Presbyterians Today

FEB-MAR 2018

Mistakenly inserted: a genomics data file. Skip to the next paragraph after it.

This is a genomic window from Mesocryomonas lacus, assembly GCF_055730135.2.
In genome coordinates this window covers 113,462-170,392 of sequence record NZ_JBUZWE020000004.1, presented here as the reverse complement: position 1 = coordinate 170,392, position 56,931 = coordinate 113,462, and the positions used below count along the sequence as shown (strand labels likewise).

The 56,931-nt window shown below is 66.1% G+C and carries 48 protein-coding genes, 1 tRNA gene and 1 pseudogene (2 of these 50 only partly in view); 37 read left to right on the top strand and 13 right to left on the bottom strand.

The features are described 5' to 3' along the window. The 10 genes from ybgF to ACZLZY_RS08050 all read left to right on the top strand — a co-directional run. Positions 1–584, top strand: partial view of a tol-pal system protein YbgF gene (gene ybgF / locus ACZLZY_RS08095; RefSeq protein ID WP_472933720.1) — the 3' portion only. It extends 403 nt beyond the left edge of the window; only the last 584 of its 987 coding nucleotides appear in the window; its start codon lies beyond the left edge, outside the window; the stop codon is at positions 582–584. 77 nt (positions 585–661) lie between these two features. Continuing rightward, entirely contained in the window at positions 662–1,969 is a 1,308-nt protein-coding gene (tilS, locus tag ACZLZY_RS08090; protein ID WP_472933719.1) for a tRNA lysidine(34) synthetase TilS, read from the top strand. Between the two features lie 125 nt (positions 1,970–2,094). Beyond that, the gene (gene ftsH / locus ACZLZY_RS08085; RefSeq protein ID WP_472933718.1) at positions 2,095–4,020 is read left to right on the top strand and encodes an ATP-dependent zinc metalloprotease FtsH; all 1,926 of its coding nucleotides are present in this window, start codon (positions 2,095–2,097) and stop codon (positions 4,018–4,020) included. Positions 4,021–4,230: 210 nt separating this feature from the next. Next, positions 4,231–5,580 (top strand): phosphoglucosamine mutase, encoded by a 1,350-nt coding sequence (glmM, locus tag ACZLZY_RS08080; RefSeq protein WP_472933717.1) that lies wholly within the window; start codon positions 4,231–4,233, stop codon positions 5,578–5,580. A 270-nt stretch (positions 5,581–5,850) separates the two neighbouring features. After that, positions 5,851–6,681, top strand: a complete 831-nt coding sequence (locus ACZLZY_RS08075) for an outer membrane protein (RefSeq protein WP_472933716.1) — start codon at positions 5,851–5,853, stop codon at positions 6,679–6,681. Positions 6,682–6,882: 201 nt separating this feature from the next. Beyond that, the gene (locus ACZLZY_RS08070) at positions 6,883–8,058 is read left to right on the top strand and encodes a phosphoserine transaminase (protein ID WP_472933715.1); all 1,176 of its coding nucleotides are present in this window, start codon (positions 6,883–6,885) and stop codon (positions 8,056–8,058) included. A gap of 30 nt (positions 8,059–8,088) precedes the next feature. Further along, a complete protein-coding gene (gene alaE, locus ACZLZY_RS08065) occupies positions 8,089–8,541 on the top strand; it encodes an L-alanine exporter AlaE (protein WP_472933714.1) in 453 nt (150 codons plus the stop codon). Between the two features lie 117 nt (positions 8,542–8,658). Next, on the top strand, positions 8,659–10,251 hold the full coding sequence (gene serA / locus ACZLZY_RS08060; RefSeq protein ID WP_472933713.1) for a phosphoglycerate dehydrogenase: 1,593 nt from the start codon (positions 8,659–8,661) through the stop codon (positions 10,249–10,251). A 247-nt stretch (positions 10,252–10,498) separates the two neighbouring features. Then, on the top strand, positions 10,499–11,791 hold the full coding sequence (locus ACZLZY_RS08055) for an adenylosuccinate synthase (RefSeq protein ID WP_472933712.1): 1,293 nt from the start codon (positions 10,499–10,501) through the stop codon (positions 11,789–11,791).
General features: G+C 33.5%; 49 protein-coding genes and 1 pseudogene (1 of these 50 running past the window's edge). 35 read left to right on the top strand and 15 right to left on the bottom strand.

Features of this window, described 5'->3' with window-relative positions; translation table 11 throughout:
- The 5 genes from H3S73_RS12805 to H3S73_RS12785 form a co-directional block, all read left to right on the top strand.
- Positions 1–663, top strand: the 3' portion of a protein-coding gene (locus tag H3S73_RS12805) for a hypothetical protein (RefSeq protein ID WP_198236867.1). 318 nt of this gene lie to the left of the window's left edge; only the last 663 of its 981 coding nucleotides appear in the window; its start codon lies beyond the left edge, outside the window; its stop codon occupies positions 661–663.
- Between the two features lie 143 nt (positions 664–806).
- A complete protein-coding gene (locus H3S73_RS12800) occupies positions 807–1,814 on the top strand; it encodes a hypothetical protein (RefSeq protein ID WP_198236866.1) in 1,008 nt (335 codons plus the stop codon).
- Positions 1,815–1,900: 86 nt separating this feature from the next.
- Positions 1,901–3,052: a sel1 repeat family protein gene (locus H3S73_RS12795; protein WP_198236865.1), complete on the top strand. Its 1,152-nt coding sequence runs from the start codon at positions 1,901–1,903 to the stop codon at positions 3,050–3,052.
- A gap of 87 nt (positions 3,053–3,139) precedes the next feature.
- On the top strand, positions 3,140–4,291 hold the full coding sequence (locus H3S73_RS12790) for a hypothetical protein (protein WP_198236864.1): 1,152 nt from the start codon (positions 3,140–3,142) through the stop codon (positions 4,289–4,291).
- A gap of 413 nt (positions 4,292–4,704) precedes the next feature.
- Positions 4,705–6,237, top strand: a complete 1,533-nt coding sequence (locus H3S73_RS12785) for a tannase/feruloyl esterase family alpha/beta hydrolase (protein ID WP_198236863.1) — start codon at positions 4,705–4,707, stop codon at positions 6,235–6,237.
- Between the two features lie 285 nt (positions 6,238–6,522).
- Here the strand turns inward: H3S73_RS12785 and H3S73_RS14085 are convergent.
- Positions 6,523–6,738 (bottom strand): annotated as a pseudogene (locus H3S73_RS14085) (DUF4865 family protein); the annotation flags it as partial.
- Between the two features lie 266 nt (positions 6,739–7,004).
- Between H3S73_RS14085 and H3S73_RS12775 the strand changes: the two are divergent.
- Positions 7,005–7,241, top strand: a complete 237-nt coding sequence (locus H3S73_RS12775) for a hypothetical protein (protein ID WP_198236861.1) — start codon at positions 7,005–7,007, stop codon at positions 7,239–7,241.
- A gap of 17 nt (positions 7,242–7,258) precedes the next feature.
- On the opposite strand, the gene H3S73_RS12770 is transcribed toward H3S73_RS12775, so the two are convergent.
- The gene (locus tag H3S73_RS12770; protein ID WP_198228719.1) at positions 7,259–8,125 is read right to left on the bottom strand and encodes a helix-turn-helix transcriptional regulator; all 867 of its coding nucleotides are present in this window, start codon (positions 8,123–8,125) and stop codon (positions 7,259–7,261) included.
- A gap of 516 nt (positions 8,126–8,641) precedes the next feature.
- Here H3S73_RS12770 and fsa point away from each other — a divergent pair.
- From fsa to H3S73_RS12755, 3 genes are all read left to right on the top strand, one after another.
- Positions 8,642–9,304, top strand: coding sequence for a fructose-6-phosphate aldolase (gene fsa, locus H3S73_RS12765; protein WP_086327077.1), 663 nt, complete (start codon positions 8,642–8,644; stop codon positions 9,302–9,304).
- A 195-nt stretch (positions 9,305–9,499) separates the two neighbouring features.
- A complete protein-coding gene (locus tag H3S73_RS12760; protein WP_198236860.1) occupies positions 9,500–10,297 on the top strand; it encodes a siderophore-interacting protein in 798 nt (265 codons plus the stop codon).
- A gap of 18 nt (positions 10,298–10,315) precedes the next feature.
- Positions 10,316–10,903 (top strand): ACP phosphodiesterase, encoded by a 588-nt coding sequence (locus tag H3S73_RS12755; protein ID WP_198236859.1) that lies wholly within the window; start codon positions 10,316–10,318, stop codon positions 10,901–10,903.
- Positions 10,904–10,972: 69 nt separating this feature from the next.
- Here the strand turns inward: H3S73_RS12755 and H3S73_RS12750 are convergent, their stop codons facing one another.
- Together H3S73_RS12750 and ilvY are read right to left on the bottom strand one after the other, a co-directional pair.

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Pr e s by te r i a n s To d ay | FEBRUARY/MARCH 2018 11 children it's going to be all right, that what we're doing is good, it is amazing," she said. "One penny or one dollar has a rippling effect that is changing lives and communities." — Rick Jones PC(USA) delegation visits South Korea A PC(USA) delega- tion traveled to South Korea in November 2017 in response to an overture and resolution adopted at the 222nd General Assembly (2016), focusing on the reunifi- cation of the Korean Peninsula and the need to build upon the increasing momentum toward peace. Leading the delegation was the Rev. Dr. J. Herbert Nelson II, stated clerk of the Office of the General Assembly (OGA). He was joined by the Rev. Jose Luis Casal, director of Presbyterian World Mission, the Rev. Robina Winbush, assistant stated clerk and director of OGA's office of ecumenical relations, and the Rev. Mienda Uriarte, coordinator of World Mission's Asia-Pacific office. The Revs. Ed Arnold and Ed Kang, members of Cayuga-Syracuse Presbytery and originators of the overture, also attended, as well as several OGA and Presbyterian Mission Agency representatives. The group participated in a service at the No Gun Ri Peace Memorial, attended by survivors and families of the victims — mostly women and children — who were killed by a U.S. air attack and by small weapons fire under the railroad bridge there. Nelson said that while the Church cannot apologize for the government of the United States, it will be steadfast in its commitment to urge the U.S. govern- ment to admit its wrongdoing and compensate survi- vors and their families. "Our presence here today is to witness to the truth about our own nation's dismission of the No Gun Ri massacre. It is clear we are a nation that is ashamed of its occurrence; however, it seems more convenient to ignore its repercussions," Nelson said. — Kathy Melvin Challah shared table space with Hungarian cinnamon bread, chicken biryani, Jell-O salad and Swedish meat- balls. The freewill offering raised more than $500 for a local homeless shelter. "In a time when there is so much fear and distrust in society, seeing so many people from different back- grounds celebrating and respecting one another is a shining example of the beloved kingdom," Willadsen said. Planning is already underway for next year's festival. Trailblazer helps others start businesses Karen Brown has a passion for helping people start businesses. The Baltimore native, who grew up in the Presbyterian Church, has been working for the past five years as a grant writer for a nonprofit in Baltimore called Intersection of Change. "A group of young people have started a business selling T-shirts, jewelry and tote bags. They submit- ted a grant request to Baltimore Presbytery's Self- Development of People (SDOP) Committee and received funding for two consecutive years," said Brown. "Another is an urban farm called 'Strength to Love,' managed by returning citizens. It received funding from the national SDOP as well as the local SDOP two or three years ago." Brown says these types of success stories motivate her to keep working. "I know the impact, having worked with under- served populations as part of my ministry for the last 25 years, coming across one barrier after another," she said. "We're opening this up to very disenfranchised individuals and organizations that cannot get tradi- tional funding." Brown, who has served on the national SDOP committee for a year, says she and other committee members are simply doing what God has taught them to do. "I see my God as a God of the oppressed and so when I see God's work and magical hand telling his Karen Brown, a member of the Presbyterian Committee on the Self-Development of People, has helped young entrepreneurs start businesses. A PC(USA) peace delegation participated in a service at the No Gun Ri Peace Memorial.

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